Monday, January 20, 2014

The Secret of Magic - Book Review

World War II has just ended and decorated war hero Joe Howard Wilson, who fought in Italy with his all-black regiment, is returning home to his father in Revere, Mississippi. But Joe will never make it home and a few weeks after he was supposed to arrive on the bus, Joe's beaten body is discovered in the river not far from home.

Regina Robichard is a young, black lawyer working in the Fund's New York office with Thurgood Marshall. When the envelope comes in the mail, she is immediately taken with the picture of the young and handsome Joe Howard. Included with the picture are newspaper clippings of his death. Regina begs Marshall for a chance to go to Mississippi to seek justice for Joe Howard.

Mississippi is a new world for Regina--a world of magical magnolia forests, old plantations and mystical deer. But it's also a land where the blacks and whites mix daily yet are kept separate by Jim Crow laws and the "way it's always been". Regina will stir up the town while she tries to discover Joe Howard's killer.

The Secret of Magic by Deborah Johnson instantly grabs the reader's attention with the horrific story of race violence and the irony of the time--that a soldier could serve his country, survive the war and be killed by those very people he had fought for when he returned home. It stirs up anger and frustration and a myriad of other emotions as it takes the reader back to 1945 and a time where there was little if any justice for such actions.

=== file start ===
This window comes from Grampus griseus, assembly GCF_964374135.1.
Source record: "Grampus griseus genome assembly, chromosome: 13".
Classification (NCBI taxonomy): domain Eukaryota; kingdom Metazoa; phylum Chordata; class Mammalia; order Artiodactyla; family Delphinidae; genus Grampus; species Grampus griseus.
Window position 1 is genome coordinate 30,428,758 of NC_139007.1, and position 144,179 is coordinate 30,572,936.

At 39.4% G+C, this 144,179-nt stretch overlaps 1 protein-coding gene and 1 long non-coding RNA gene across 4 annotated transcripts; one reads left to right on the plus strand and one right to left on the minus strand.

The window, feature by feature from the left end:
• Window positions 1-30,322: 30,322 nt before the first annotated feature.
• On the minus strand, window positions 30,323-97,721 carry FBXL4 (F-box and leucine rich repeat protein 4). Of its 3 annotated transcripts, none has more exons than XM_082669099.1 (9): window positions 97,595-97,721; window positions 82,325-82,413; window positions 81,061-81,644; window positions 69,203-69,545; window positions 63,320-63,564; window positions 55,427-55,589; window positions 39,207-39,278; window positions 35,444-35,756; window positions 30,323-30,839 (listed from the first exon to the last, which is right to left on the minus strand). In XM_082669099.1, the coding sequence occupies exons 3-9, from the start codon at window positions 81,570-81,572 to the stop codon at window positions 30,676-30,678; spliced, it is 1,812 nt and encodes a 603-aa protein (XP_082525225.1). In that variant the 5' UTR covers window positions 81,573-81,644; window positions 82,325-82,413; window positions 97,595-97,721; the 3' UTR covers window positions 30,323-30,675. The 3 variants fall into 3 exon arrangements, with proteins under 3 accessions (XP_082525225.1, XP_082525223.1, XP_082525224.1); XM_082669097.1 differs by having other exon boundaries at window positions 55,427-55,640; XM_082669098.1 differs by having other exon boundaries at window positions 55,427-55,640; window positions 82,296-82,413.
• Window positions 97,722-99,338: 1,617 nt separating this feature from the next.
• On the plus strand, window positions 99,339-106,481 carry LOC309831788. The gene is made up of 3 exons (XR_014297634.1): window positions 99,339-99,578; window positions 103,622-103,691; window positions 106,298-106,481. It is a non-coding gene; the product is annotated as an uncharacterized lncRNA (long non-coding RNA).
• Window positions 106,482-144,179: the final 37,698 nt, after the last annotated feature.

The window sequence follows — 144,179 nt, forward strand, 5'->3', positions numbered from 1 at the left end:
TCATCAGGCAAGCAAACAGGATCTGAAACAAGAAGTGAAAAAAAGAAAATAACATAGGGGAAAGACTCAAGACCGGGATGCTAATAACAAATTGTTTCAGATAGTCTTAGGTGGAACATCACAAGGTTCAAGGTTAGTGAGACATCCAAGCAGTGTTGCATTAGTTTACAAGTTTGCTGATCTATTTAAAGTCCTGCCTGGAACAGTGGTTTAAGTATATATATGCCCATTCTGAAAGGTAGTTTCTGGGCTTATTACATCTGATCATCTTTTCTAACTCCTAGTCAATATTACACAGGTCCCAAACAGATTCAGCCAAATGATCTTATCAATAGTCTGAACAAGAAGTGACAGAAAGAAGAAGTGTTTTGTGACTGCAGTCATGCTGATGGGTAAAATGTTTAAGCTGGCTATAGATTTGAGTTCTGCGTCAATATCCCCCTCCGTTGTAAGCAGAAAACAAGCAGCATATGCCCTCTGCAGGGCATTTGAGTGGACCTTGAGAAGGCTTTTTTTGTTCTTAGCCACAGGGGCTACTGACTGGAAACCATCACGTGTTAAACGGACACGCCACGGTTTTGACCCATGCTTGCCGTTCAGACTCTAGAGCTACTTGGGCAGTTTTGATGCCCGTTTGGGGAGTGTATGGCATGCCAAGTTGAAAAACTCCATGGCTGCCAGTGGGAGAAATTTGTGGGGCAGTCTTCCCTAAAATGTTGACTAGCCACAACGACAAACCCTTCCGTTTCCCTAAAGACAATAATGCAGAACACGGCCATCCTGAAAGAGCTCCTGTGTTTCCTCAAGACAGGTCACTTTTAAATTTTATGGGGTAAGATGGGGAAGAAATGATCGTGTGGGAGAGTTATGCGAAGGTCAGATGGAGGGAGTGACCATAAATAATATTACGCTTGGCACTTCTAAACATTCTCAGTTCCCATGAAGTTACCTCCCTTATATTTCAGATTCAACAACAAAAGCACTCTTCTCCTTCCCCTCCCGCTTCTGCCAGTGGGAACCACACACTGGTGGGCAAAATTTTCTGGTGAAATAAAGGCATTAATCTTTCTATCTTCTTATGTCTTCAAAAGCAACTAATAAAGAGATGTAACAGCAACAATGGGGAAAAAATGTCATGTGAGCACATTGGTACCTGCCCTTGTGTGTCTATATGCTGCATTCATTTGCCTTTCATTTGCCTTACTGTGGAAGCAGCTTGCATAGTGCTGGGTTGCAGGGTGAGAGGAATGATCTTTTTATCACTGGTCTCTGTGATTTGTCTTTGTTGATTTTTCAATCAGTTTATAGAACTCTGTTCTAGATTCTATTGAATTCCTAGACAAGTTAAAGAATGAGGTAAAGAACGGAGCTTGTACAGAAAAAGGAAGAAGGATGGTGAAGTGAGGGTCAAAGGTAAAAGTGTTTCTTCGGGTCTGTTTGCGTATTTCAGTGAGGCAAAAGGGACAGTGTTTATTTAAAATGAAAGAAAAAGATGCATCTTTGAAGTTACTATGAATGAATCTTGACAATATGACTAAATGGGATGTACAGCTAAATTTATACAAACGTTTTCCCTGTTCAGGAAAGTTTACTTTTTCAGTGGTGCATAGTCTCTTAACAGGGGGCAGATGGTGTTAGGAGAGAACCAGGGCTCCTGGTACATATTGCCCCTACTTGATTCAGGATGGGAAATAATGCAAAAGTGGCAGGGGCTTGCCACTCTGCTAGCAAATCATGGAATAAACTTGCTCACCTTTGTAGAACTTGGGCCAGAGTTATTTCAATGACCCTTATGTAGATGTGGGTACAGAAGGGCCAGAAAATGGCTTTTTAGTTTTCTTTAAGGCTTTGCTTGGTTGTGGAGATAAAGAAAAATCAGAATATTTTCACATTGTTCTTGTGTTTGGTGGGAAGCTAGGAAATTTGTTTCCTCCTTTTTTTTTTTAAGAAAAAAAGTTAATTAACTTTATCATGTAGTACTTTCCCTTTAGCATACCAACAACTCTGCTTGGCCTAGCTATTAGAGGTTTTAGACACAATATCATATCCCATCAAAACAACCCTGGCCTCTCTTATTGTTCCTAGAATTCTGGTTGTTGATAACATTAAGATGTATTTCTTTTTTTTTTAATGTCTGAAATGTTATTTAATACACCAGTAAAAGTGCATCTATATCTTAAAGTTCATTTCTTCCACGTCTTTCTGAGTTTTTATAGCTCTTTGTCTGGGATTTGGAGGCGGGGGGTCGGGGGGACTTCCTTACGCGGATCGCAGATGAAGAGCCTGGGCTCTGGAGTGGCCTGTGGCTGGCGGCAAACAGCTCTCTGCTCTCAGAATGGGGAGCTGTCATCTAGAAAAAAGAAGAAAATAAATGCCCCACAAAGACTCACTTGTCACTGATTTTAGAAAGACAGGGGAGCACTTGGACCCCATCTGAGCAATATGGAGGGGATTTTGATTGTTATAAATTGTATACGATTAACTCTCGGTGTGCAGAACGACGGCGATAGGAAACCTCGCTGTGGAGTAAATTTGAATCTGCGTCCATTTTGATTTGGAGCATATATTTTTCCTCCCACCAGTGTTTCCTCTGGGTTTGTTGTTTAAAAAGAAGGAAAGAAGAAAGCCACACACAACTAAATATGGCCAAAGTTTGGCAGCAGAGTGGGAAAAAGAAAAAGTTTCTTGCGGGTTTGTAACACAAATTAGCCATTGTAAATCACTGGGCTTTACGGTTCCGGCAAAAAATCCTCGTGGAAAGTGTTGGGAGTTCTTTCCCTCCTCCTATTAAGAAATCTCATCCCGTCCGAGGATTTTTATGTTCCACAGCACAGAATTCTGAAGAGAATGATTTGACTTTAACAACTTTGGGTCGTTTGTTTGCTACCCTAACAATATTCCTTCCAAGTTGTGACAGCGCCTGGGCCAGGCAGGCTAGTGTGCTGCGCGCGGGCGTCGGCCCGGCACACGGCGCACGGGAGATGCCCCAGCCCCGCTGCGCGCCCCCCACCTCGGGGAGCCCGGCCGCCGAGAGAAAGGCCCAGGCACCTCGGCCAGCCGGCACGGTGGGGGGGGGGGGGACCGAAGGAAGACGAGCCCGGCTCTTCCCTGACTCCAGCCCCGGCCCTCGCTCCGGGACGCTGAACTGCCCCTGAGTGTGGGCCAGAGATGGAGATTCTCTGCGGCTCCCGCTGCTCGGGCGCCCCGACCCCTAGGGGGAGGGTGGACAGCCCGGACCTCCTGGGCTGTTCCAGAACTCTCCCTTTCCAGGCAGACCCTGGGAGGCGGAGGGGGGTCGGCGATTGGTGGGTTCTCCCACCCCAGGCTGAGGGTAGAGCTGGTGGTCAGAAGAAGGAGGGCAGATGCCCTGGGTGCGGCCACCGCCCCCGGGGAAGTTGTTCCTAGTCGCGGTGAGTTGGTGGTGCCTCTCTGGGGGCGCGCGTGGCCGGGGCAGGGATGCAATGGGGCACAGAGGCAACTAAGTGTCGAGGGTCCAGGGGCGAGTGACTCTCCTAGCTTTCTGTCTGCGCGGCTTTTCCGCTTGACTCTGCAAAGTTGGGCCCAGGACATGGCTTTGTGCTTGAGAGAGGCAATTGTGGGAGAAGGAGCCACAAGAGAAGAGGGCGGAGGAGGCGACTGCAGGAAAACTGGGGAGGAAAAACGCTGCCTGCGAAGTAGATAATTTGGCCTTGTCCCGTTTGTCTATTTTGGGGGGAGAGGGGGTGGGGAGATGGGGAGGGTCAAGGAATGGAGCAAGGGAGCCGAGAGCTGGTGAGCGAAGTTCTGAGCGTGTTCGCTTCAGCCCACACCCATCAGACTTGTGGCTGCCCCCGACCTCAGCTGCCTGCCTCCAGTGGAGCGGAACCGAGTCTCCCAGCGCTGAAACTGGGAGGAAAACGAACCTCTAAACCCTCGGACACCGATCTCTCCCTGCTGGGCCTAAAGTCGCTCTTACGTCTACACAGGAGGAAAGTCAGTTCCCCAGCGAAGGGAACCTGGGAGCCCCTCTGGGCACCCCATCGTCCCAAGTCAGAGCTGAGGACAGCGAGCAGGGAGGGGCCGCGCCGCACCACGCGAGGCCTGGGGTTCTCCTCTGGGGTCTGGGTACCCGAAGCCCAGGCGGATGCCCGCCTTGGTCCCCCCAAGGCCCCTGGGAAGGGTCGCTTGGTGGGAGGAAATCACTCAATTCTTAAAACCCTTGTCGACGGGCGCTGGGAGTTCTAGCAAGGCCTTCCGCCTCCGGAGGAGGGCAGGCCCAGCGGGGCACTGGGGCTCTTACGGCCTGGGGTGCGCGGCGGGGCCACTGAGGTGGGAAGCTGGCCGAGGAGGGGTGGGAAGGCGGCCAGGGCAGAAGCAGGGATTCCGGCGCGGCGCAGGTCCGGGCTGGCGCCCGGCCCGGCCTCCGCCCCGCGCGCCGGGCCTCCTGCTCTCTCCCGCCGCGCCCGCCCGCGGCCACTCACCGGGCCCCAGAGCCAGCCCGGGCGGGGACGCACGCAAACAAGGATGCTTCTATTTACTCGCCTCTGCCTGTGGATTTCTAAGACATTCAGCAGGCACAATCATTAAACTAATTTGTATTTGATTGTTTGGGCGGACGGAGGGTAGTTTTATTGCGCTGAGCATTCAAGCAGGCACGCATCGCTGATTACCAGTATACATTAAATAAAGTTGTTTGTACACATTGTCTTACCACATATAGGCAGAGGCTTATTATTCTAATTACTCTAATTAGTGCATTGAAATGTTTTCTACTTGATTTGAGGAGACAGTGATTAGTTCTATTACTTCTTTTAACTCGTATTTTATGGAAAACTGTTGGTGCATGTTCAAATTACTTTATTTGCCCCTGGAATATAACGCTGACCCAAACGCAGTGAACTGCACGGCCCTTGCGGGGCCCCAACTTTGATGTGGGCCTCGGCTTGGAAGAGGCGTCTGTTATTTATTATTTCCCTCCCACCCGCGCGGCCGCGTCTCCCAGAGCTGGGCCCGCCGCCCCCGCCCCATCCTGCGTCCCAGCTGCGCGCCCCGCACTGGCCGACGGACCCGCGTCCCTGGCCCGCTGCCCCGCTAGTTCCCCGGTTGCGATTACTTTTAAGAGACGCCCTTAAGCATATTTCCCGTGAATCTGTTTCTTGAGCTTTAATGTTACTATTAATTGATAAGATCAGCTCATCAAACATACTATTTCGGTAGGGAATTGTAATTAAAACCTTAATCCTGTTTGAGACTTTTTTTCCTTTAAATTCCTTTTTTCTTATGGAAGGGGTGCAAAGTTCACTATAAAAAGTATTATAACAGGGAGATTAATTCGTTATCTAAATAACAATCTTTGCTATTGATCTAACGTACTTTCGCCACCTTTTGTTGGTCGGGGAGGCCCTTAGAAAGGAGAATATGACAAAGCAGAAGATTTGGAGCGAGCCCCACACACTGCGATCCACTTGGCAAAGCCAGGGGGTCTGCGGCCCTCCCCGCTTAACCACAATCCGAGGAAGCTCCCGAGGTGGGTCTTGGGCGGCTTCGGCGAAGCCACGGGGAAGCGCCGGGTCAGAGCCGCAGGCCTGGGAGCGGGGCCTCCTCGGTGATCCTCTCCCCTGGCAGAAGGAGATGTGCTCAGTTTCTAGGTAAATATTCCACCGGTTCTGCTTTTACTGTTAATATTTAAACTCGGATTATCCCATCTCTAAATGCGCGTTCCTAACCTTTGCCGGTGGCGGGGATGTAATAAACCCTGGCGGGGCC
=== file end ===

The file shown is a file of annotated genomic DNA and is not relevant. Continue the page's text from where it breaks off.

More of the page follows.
At the same time, Revere, Mississippi is described as a magical, beautiful place with Johnson's gifted and lovely words. She creates conflicted characters that live and breathe as real human beings within her stories. They are neither all good nor all bad. They are people living in a conflicted time working and hunting together. Loving and hating. Jealousies and insecurities. Overshadowed constantly by a feeling of entitlement and superiority and a love of all for home.

While the novel's pace slowed significantly for me in the middle, the final 100 pages are filled with overwhelming tensions and the violence and emotions kept politely beneath the surface finally explodes in a dramatic conclusion.

The Secret of Magic by the talented story-teller Deborah Johnson is worth reading and remembering and talking about. The story is not likely to leave you alone even after you turn the final pages. It will leave you thinking and wanting to share it with everyone.

The Secret of Magic is published by Amy Einhorn Books and is available on January 21, 2014.

**I received a complimentary copy of The Secret of Magic in exchange for my honest review. All opinions are my own.**

1 comment:

AL said...

I have been wanting to read this book since it was named a SIBA (Southern Independent Booksellers Alliance) winter pick. Thanks for your review.